Write an opening sentence for your conclusion. Remember, you aren’t trying to include new evidence on your main idea. Avoid writing things like “In conclusion,” or “To conclude,” while these phrases work nicely in oral presentations, your reader can see that they are near the end of your paper and doesn't need you to tell them.
Try using a phrase that draws strength from your evidence and examples, like, “The evidence above shows that..” or “Ultimately..”
Restate your thesis, argument, or main idea. Remember, this is your last chance to reach your reader.  Bring your essay full circle and hit your main point one last time.
Avoid restating your thesis word-for-word. Your reader may have already read your thesis more than once, and doesn’t need to see the exact same phrase another time. Reword your thesis in a new and creative way.
Summarize your strongest points. Your conclusion isn’t meant to just be a condensed version of your paper, but you do want to drive your points home.  Remember that your reader has already gotten this information, so you don’t need to bore them by repeating exactly what you wrote before in a shorter version. Instead try writing things like:
For the reasons mentioned, (your thesis).
Because of (evidence you mentioned earlier), it is clear that (your thesis).
As one can see, the above examples (list examples here) demonstrate that (your thesis).
Leave the reader with a lasting impression. Take the time to ask the reader a provocative question that keeps your paper on their mind well after they have finished reading it. You have made your point, now you need to tell your reader why they should care about what you have expressed. You can achieve this in several ways:
Call from some kind of action. If you are writing a paper about how difficult it is to get into a four year university, suggest a way for the reader to fight for your cause.
End with a warning. If you are writing a paper about pollution, give an estimate on the effects of continued pollution in the coming years.
Evoke an image. If you are writing a literary paper about a novel you’ve been assigned for class, end your paper with a reference to a scene in the book that was significant and paint a picture with sensory details.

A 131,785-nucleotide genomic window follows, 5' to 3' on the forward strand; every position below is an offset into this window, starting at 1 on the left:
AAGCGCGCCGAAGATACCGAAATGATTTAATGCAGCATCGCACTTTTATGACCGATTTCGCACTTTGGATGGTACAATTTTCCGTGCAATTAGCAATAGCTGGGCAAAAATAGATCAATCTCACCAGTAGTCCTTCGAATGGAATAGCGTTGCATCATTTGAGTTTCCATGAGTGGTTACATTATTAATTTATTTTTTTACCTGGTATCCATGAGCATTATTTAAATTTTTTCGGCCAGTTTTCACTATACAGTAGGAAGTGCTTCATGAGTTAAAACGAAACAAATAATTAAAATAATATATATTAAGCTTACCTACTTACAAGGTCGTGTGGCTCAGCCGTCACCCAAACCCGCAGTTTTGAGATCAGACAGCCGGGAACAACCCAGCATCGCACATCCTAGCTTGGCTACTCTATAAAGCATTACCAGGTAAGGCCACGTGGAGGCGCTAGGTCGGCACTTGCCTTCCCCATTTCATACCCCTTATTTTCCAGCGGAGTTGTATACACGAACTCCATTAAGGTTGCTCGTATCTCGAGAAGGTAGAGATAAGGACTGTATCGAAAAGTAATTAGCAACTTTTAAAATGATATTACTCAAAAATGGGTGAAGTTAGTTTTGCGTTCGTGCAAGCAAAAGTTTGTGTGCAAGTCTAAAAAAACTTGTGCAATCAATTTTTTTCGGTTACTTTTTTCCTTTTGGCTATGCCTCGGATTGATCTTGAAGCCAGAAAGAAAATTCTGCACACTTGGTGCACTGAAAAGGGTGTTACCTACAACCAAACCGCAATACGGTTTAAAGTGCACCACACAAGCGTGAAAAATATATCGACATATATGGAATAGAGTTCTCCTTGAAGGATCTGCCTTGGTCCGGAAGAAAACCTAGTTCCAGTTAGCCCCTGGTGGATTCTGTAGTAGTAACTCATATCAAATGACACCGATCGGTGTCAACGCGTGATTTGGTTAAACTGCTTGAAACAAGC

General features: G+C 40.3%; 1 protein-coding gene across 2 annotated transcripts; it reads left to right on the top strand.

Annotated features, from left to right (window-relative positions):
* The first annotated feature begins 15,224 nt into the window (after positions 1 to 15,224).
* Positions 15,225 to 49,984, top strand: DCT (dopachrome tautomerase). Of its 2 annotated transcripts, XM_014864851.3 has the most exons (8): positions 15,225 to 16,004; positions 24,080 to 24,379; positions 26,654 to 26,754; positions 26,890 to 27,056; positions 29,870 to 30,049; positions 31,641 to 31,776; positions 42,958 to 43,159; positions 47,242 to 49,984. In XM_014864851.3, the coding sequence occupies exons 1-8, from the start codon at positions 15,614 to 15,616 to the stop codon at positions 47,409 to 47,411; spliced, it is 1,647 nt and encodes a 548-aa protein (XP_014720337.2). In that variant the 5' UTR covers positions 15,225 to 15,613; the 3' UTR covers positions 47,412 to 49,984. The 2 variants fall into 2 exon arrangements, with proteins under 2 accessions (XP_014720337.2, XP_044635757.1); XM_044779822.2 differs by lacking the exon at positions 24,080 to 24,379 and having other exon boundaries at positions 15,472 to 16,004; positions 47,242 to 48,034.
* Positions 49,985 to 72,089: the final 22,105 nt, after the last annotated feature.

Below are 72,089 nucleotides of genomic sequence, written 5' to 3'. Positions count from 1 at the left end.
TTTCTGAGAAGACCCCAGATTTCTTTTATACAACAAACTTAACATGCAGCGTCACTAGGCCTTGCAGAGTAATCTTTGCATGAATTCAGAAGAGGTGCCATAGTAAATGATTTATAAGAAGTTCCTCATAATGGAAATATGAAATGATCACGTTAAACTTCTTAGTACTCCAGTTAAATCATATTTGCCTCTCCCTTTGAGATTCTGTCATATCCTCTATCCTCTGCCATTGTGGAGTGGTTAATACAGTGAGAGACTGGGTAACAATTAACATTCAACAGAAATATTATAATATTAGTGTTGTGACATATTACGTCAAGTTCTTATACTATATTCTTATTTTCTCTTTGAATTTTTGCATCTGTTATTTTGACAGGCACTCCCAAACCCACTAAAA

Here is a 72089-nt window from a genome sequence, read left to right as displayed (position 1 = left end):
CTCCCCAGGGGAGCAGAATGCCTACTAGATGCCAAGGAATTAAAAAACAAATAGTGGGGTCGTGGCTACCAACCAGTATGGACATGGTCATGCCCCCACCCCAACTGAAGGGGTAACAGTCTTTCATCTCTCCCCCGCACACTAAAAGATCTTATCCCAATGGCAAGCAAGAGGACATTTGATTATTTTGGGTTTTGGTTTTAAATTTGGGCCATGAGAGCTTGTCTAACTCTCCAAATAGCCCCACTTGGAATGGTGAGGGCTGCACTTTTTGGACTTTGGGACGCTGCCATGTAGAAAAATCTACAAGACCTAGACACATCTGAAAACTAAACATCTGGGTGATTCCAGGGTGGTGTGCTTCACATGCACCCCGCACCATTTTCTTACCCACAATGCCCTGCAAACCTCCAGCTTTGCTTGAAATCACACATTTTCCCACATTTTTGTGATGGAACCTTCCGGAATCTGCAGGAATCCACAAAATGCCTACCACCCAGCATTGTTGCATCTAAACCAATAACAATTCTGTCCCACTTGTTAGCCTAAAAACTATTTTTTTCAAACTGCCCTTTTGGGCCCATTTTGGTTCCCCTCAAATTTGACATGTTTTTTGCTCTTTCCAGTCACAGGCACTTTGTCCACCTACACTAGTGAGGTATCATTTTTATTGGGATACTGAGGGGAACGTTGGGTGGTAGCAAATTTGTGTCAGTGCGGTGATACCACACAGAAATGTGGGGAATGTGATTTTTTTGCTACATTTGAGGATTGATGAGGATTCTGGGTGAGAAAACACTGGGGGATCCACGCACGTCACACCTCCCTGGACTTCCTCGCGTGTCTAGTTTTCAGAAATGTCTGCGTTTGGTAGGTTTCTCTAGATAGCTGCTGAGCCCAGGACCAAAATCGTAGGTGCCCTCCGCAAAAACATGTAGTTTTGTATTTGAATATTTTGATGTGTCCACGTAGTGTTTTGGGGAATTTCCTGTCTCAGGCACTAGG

Universalize. Compare your argument or your main idea to something your reader can relate to. Strive to make a connection.
Suggest results. Express what changes would occur if your ideas were supported.
Include a quote. If you are writing a literary paper, choose a powerful quote from your text that supports your thesis. If your paper is not literary, choose a powerful quote from any source that you can relate to your topic.
Part Two of Two: Writing a Conclusion for a Cover Letter Edit
Start your conclusion by reiterating your interest. Your interest in the position that is available is essentially your thesis statement. Your cover letter is a tool for selling yourself, and your conclusion should leave your prospective employer with a sense that you are determined and professional. Say things like:
I look forward to speaking with you regarding a position at your company / (name of the company).
I am eager to talk with you about contributions I can make to your company.
I would appreciate the opportunity to meet with you and discuss how I can be a vital member of your team.
Keep the body of your conclusion short and sweet. Cover letters generally shouldn’t exceed one page in length so keep your conclusion short (2 or 3 sentences). Be direct with the little space you have and ask for an interview. Say things like:
If you would like to schedule an interview or otherwise discuss my interest in this position, please don’t hesitate to contact me at any time.
I will call you in a few days to discuss an interview.
If you have any questions regarding my application, please contact me at any time.
End your conclusion with salutations and contact information. Take the time to express how thankful you are for your prospective employer taking the time to read your cover letter. Say things like: